We want to find out, whether a low profile CPU cooler can handle the heat of an AMD Ryzen 7 3700X CPU. Newer and more powerful processors generate a lot of heat and need correspondingly large CPU coolers. However, if you want to use a small case design (mATX), it is a challenge to cool the CPU with coolers with a low profile, such as the Noctua NH-L12S.
AMD Ryzen 7 3700X Specs
Ryzen (/ˈraɪzən/RY-zən) is a brand of x86-64microprocessors designed and marketed by Advanced Micro Devices (AMD) for desktop, mobile, server, and embedded platforms based on the Zenmicroarchitecture. It consists of central processing units (CPUs) marketed for mainstream, enthusiast, server, and workstation segments and accelerated processing units (APUs) marketed for mainstream and entry-level segments and embedded systems applications.
The CPU has the following specifications, where the values for base clock and TDP (Thermal Design Power) are first important for selecting the right low profile cooler.
|# of CPU Cores||8|
|Max Boost Clock||Up to 4.4GHz|
|Total L3 Cache||32MB|
Thermal Design Power TDP – The attempt to classify the power consumption
The TDP was introduced to be able to plan the thermal dimensioning of a system in advance. To determine the TDP, load cases are used that occur at typical maximum load in real use, for x86 processors, for example, when encoding videos or operating at maximum core voltage with maximum permissible core temperature.
Manufacturers define the TDP differently. It often corresponds to the maximum possible power loss, so the cooling has to be designed for the corresponding waste heat. The manufacturers do not use standardized methods to calculate it, which can also change at the manufacturer.
Although the TDP is an important property of a component, it only indicates the maximum expected heat to be emitted and is therefore not suitable for determining the typical power consumption of a processor, or even of an entire system at idle or under a certain load.
In new processors that support the automatic self overclocking functions AMD Turbo Core or Intel Turbo Boost, individual, unused cores can be downclocked and switched off so that their share of the TDP is available to another core and it can thus achieve a higher clock frequency, which offers a decisive advantage in single-threaded applications. If the processor’s internal regulation still detects reserves in the current power consumption and thermal budget, the processor can also dynamically overclock all cores and thus get closer to the TDP. This possible overclocking of all cores is sometimes specified as the maximum Turbo frequency in data sheets.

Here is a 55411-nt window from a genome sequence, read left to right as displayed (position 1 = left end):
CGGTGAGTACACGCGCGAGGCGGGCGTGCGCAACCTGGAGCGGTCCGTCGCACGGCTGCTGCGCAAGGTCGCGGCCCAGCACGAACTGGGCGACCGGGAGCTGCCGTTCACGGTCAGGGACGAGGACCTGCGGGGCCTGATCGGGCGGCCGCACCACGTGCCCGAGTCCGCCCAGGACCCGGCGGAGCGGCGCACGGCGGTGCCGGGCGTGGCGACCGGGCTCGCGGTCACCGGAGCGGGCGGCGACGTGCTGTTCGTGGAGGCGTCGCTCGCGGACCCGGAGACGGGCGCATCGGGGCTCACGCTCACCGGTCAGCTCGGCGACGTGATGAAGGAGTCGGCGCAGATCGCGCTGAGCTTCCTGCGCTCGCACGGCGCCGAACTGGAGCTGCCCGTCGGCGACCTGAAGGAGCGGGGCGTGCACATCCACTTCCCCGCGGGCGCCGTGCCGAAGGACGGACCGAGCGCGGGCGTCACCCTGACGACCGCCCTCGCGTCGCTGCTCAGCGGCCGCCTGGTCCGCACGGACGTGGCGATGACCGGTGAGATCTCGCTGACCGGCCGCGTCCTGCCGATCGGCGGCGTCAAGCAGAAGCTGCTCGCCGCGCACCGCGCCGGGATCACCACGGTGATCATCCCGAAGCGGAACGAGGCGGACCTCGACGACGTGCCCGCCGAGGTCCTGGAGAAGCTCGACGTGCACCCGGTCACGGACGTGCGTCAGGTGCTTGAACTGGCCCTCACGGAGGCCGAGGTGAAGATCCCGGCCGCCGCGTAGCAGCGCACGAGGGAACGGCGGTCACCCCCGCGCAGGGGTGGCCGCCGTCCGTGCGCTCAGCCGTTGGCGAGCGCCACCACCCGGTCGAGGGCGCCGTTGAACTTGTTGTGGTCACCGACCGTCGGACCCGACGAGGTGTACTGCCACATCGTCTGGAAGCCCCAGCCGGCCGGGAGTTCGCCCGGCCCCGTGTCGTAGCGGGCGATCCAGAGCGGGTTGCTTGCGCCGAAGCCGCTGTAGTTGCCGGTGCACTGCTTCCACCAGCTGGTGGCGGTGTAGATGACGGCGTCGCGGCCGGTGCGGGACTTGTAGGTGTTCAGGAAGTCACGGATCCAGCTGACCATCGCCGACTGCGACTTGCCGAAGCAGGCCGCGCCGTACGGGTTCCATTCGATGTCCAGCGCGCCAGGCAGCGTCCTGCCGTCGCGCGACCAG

The dynamic duo: Chieftec FN-03B mATX and Noctua NH-L12S low profile CPU cooler
The Chieftec FN-03B* is a case with a very compact design. Therefore, only CPU coolers that do not exceed a height of 70mm can be installed. We decided to buy the NH-L12S from Noctua*. What we liked very much was the compatibility list that Noctua provides. There you can find out whether the respective cooler is suitable for the CPU, motherboard and case.
According to Noctua’s recommendations, we also installed a case cooler in the Chieftec case, which brings the waste heat to the outside.
The stress test
We fully loaded the system with the Cinebench benchmark program to be able to assess the cooling performance.
Conclusion for a low-profile system with AMD Ryzen 7 3700X
The Noctua manages to keep the temperature of the AMD Ryzen 7 3700X* in the mid 70 degree Celsius range even after 10 minutes of full load at around 3.9 GHz. The power consumption is almost 88 watts during this time.
Noise remains acceptable on systems running in idle mode or moderate CPU usage (such as office applications etc), although it cannot keep up with AMD’s stock cooler (which does have a much taller profile). Here, the Noctua NH-L12S low-profile cooler reaches its physical limits due to the smaller heatsink. So, if you want to have a very quiet system with such a powerful Ryzen 7 CPU, you will probably have to say goodbye to the low-profile design altogether.
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